The vintage images in this book are haunting and set the tone perfectly. The mystery is creative if a bit inscrutable. I loved Jacob's search for the truth but the explanations were fuzzy and the bad guys a bit over the top. I was a little disappointed that the book wasn't MORE whimsical. It seemed to get a bit too caught up in its structural device without working more on character development. I wish the author had developed the story a bit more. I would have given it a higher rating. Still, it has a lot of mystery, action and suspense. I am divided on whether I will continue to reading the series. However, I would still recommend this book to most young adult readers looking for something unusual and different to read. It's worth it for the photos alone.
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on August 15, 2011
The books cover had me very intrigued and I must admit that's what drew me to the book in the first place. It started out great and I was very drawn in with the combination of pictures and story, but towards the middle, it started to fade. The story started to take a on a new track I didn't expect and not in a good way. The story became too fantastical and kind of annoying. Towards the end, I was just reading to get it over with. This is definitely a book to be put on a shelf and never touched again. Sad.
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on July 28, 2013
I loved the cover of this book, and it all started out well. Alas, about half-way through the story lost steam. The main character is not very interesting, and actually, none of the characters are very developed. There are pages and pages of action scenes which begin to feel tedious rather than thrilling. There are big holes in the logic including, how id letters go back and forth from inside the time loop to Abe in the outside world. There is way to much exposition,as well. Also, it is kind of a bummer that the whole thing is just a set up for a series and has no real conclusion on its own. It feels very, very gimmicky.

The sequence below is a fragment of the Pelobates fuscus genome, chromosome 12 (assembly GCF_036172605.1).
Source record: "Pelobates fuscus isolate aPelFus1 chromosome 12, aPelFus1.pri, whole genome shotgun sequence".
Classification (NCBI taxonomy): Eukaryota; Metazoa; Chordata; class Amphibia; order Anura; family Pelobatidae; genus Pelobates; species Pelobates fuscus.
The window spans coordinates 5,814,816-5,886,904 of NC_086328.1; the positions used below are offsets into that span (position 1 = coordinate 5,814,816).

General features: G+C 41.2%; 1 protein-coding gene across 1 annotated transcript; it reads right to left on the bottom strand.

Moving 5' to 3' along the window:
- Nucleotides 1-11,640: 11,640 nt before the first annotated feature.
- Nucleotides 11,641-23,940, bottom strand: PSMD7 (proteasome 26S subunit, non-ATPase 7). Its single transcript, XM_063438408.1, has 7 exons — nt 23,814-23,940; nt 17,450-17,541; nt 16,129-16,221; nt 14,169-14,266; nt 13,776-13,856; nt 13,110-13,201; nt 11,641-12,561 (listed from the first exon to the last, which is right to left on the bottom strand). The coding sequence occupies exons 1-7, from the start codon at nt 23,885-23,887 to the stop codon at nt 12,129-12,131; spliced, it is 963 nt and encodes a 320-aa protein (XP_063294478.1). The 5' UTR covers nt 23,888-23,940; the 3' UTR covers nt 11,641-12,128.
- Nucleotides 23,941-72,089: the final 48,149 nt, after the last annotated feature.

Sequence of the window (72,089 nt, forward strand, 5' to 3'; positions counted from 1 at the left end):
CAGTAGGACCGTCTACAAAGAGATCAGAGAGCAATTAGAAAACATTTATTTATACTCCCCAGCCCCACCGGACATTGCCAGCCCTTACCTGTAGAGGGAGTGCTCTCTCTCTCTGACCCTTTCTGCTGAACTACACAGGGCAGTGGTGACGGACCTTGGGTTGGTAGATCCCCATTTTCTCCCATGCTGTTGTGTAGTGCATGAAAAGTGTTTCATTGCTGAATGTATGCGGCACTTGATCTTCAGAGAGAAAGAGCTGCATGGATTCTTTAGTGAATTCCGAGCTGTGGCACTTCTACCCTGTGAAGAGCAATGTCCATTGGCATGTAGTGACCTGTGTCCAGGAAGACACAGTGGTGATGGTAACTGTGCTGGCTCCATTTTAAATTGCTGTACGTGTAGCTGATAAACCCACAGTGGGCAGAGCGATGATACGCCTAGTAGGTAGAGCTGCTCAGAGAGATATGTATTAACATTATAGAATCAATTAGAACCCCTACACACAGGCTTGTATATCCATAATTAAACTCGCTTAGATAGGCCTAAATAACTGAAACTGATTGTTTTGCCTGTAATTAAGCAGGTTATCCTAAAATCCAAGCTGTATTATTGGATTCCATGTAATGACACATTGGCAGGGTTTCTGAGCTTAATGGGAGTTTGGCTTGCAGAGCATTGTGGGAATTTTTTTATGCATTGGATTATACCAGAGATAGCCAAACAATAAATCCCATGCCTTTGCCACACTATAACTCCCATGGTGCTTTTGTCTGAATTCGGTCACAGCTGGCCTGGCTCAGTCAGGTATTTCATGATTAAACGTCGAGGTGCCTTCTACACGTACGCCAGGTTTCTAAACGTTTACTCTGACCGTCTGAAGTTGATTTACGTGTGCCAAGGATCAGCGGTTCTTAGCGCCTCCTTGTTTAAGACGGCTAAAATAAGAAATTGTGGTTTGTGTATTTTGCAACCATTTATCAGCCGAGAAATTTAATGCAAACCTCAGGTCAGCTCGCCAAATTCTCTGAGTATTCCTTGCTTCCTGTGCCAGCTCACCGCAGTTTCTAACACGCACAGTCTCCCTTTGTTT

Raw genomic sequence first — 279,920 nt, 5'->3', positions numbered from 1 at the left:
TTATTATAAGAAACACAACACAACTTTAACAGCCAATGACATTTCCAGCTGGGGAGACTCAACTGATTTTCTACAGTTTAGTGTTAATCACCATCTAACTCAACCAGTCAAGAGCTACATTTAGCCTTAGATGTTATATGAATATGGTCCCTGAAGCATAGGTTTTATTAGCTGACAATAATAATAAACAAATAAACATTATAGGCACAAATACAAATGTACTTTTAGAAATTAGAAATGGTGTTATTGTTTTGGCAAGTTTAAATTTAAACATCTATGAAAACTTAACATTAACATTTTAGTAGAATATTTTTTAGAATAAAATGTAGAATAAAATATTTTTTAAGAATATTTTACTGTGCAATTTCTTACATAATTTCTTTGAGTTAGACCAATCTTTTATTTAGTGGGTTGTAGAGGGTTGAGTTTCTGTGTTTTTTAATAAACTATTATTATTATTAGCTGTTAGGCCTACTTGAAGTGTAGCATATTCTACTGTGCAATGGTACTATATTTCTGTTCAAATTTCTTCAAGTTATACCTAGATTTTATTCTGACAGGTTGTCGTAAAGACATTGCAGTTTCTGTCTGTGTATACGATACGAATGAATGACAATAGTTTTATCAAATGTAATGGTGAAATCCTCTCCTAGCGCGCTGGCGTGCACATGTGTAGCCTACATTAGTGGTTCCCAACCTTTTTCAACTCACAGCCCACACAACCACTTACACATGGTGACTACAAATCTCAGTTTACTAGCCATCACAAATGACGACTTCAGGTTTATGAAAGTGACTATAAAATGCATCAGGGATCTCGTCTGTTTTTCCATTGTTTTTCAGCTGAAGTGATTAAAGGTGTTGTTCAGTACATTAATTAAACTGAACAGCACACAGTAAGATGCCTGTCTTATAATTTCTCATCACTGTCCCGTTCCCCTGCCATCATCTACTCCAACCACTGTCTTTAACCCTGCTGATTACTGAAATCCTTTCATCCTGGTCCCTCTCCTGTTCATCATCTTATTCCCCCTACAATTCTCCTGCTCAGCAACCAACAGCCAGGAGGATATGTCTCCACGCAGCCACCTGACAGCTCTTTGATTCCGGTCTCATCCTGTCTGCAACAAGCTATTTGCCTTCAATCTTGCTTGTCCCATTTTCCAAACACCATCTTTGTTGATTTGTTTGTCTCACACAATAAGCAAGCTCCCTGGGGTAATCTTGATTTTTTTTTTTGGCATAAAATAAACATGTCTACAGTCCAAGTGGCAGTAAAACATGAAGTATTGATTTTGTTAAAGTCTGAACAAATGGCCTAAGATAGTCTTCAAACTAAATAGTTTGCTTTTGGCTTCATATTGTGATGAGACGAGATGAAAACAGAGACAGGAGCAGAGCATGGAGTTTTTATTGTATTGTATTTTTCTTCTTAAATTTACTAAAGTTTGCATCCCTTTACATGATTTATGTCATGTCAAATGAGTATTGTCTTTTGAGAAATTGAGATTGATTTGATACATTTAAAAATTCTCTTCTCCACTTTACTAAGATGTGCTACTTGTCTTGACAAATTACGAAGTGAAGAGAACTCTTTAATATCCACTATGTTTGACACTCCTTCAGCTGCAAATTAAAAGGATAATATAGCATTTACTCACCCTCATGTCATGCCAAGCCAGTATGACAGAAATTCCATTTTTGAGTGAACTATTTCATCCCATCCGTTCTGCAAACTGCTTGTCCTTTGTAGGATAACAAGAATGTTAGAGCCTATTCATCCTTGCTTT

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on December 23, 2011
The many good reviews convinced me to read this book and I'm not sorry, but by the end of the book I was frustrated. Unlike some reviewers, I thought the first half of the book was wonderful. Jacob's struggles to make sense of his Grandfather's life, the stories he had been told and how that related to his own life were deeply moving and well told. The descriptions of the island and his first visit to the house were evocative and haunting. Once he discovered the children, though, I thought the story began to break down.

I love a good fantasy but the author has to make me feel that it's true, which Riggs didn't accomplish for me. Even with the photographs, many of the children felt forced as though Riggs was trying to hard to make up a story about the photographs. He boxed himself in with his own story too. It was obvious from somewhere just past the middle of the book that there was not going to be a good ending. Stories with bad endings have a place but in the later parts of the book, Riggs rushed through the adventures of the characters with not enough attention to the emotional side of the story. He didn't give you a place to cry. An ending that terrible should have made you cry.